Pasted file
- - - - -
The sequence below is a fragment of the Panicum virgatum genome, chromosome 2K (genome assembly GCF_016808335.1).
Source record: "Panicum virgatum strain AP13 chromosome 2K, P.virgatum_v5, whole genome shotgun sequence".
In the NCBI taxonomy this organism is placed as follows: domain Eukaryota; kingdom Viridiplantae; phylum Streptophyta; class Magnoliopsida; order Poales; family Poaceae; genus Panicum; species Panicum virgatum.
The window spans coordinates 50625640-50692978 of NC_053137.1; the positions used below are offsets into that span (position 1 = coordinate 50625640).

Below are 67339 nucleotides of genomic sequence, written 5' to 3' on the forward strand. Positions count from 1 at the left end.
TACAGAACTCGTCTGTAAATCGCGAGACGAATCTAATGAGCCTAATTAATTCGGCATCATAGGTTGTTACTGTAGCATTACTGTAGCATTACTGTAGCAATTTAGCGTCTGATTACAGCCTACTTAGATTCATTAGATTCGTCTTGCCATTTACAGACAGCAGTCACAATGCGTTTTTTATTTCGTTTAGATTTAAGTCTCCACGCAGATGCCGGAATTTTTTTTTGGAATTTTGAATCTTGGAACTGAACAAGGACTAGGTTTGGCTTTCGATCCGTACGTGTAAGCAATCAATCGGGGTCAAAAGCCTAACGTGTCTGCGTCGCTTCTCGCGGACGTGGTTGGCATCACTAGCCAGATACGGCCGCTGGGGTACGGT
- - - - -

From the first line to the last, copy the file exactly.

The sequence below is a fragment of the Panicum virgatum genome, chromosome 2K (genome assembly GCF_016808335.1).
Source record: "Panicum virgatum strain AP13 chromosome 2K, P.virgatum_v5, whole genome shotgun sequence".
In the NCBI taxonomy this organism is placed as follows: domain Eukaryota; kingdom Viridiplantae; phylum Streptophyta; class Magnoliopsida; order Poales; family Poaceae; genus Panicum; species Panicum virgatum.
The window spans coordinates 50625640-50692978 of NC_053137.1; the positions used below are offsets into that span (position 1 = coordinate 50625640).

Below are 67339 nucleotides of genomic sequence, written 5' to 3' on the forward strand. Positions count from 1 at the left end.
TACAGAACTCGTCTGTAAATCGCGAGACGAATCTAATGAGCCTAATTAATTCGGCATCATAGGTTGTTACTGTAGCATTACTGTAGCATTACTGTAGCAATTTAGCGTCTGATTACAGCCTACTTAGATTCATTAGATTCGTCTTGCCATTTACAGACAGCAGTCACAATGCGTTTTTTATTTCGTTTAGATTTAAGTCTCCACGCAGATGCCGGAATTTTTTTTTGGAATTTTGAATCTTGGAACTGAACAAGGACTAGGTTTGGCTTTCGATCCGTACGTGTAAGCAATCAATCGGGGTCAAAAGCCTAACGTGTCTGCGTCGCTTCTCGCGGACGTGGTTGGCATCACTAGCCAGATACGGCCGCTGGGGTACGGT